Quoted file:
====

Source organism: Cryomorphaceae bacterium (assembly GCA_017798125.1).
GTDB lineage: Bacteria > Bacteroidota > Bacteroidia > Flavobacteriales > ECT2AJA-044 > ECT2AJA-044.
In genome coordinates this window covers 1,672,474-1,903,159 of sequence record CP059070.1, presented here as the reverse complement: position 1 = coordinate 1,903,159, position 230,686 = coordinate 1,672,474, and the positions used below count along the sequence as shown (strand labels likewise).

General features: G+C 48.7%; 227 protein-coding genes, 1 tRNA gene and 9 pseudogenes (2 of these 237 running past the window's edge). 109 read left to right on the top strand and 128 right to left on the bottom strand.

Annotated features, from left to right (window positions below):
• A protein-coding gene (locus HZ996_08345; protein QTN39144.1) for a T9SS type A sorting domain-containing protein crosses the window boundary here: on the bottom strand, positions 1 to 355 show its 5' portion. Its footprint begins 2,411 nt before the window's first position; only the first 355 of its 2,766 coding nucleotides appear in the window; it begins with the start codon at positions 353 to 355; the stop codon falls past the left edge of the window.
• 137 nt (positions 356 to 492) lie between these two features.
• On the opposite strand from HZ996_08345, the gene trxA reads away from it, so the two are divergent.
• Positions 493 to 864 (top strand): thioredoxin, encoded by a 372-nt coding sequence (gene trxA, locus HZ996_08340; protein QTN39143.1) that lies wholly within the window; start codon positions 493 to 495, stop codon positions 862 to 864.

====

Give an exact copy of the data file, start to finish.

Source organism: Cryomorphaceae bacterium (assembly GCA_017798125.1).
GTDB lineage: Bacteria > Bacteroidota > Bacteroidia > Flavobacteriales > ECT2AJA-044 > ECT2AJA-044.
In genome coordinates this window covers 1,672,474-1,903,159 of sequence record CP059070.1, presented here as the reverse complement: position 1 = coordinate 1,903,159, position 230,686 = coordinate 1,672,474, and the positions used below count along the sequence as shown (strand labels likewise).

General features: G+C 48.7%; 227 protein-coding genes, 1 tRNA gene and 9 pseudogenes (2 of these 237 running past the window's edge). 109 read left to right on the top strand and 128 right to left on the bottom strand.

Annotated features, from left to right (window positions below):
• A protein-coding gene (locus HZ996_08345; protein QTN39144.1) for a T9SS type A sorting domain-containing protein crosses the window boundary here: on the bottom strand, positions 1 to 355 show its 5' portion. Its footprint begins 2,411 nt before the window's first position; only the first 355 of its 2,766 coding nucleotides appear in the window; it begins with the start codon at positions 353 to 355; the stop codon falls past the left edge of the window.
• 137 nt (positions 356 to 492) lie between these two features.
• On the opposite strand from HZ996_08345, the gene trxA reads away from it, so the two are divergent.
• Positions 493 to 864 (top strand): thioredoxin, encoded by a 372-nt coding sequence (gene trxA, locus HZ996_08340; protein QTN39143.1) that lies wholly within the window; start codon positions 493 to 495, stop codon positions 862 to 864.